By Saswati Kar
It was an experiment with my first article, “We can understand the teen issues in the best way by empathetic”, where the issue of ‘empathy’ was raised and dealt with a voice of a rational thinking person who is active in the field of guidance and counselling.
I wanted to make my 15-year-old daughter read the article. The first look on the title, and she said, “See, Mama, now you know, how important it is to become empathetic towards teenagers?”
A little later, when she saw that I have written it, she laughed aloud and went on reading the article with a strange look on her face. She said, “Mama, it is all about me, right? You have written it because you find me behaving like that very often. I wish our teachers also understand and become little empathetic towards us.”
This gave me an idea about my next article. This article is not exactly about parenting right, or understanding the teen behaviour. I just have tried to share some thoughts about issues of adolescence from the lenses of an adult and also of a teenager that may be of some help to parents of teenagers.
Dealing with my own teenage daughters, I have found out that going back to our own past to find an answer to the multitude of problems we faced as teenagers actually can ease a lot of pain we tend to face as parents.
I will be glad to get some interesting responses from readers who would wish to share some teen aches of their own or successful strategies dealing with problem behaviour of teenagers.
It is only when the cherubic smiles turn into frowns of disgruntlement, you realise that your child has entered his/ her teens. Both our daughters undoubtedly have their own difficulties managing their own moods as well as the weird ways of their parents, teachers, and other advisors from extended clan who behave as though they were born as matured rational adults.
Both our daughters are so different from each other that what worked for the elder one grossly is failing for the younger one, leaving us utterly confused. We never had any difficulties raising the older one, but we are nearly at our wits’ end finding ways and means to tackle the challenges thrown by the younger one.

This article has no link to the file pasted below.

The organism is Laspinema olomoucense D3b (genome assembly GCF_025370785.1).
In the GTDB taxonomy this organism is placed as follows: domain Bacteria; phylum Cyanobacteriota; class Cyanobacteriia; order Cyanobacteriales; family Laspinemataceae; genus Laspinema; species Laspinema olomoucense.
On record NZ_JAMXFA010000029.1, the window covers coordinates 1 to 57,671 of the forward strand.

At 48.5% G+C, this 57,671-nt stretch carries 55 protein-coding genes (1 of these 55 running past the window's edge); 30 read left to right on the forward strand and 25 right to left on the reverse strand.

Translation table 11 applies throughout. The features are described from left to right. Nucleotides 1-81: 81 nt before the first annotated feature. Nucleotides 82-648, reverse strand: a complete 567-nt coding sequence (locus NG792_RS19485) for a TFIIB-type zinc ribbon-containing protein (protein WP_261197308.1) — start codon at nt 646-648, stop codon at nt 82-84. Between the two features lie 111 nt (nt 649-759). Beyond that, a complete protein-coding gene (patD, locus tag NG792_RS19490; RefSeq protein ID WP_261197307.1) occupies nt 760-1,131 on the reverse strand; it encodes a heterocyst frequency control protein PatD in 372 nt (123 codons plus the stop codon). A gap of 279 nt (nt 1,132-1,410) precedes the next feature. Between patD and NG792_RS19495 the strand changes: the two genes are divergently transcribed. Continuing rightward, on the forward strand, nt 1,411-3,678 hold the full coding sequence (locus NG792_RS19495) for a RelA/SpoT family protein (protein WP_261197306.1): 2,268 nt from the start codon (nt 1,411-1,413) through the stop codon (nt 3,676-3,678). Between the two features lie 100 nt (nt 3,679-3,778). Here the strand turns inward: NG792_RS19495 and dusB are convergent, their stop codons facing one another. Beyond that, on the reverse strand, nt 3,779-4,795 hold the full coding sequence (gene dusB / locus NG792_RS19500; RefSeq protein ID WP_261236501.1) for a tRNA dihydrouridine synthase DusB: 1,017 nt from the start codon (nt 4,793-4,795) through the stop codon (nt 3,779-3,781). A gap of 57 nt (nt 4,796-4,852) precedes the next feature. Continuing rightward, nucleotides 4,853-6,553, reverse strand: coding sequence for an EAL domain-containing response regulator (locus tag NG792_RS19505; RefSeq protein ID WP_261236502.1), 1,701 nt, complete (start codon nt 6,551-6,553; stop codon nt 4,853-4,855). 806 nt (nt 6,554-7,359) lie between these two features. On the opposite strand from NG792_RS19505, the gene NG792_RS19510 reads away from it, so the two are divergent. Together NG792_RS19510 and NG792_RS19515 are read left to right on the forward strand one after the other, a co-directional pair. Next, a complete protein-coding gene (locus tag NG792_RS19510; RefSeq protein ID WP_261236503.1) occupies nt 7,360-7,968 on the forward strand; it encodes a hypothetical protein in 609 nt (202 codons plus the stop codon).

There are some absolutely thrilling moments to see her growing up as an individual with a sharp mind. But, before the spell of joy becomes a normal go, there awaits the razor sharp tongue ready to cut deep, leaving us wounded. Many a Mini battles are fought every other day at home. So, we keep oscillating between exhilaration and exhaustion. We congratulate ourselves if we manage to win one tiny battle against her when she willy nilly agrees with us. But such congratulatory moments are rare. Other times, we stand in solidarity just to keep the coalition strong to maintain the balance of power.
I need to make a candid and honest declaration here that my specialisation in guidance and counselling during M Ed, and all the counselling experience so far seem to be inadequate when it comes to actual parenting of our younger daughter. While seeking help to become a better parent to her, I have ended up reading innumerable articles on “dealing with difficult teenagers successfully”.
In that process, many a times, I found experts reiterating that mostly the teen behaviour (misdemeanours, angry outbursts, arguments, etc.) are actually triggered by the parents. And perforce, I start to look at my own self objectively. Needless to say that in my own court where I am the judge, and I am my own advocate too, I struggle to build a strong case in my defence.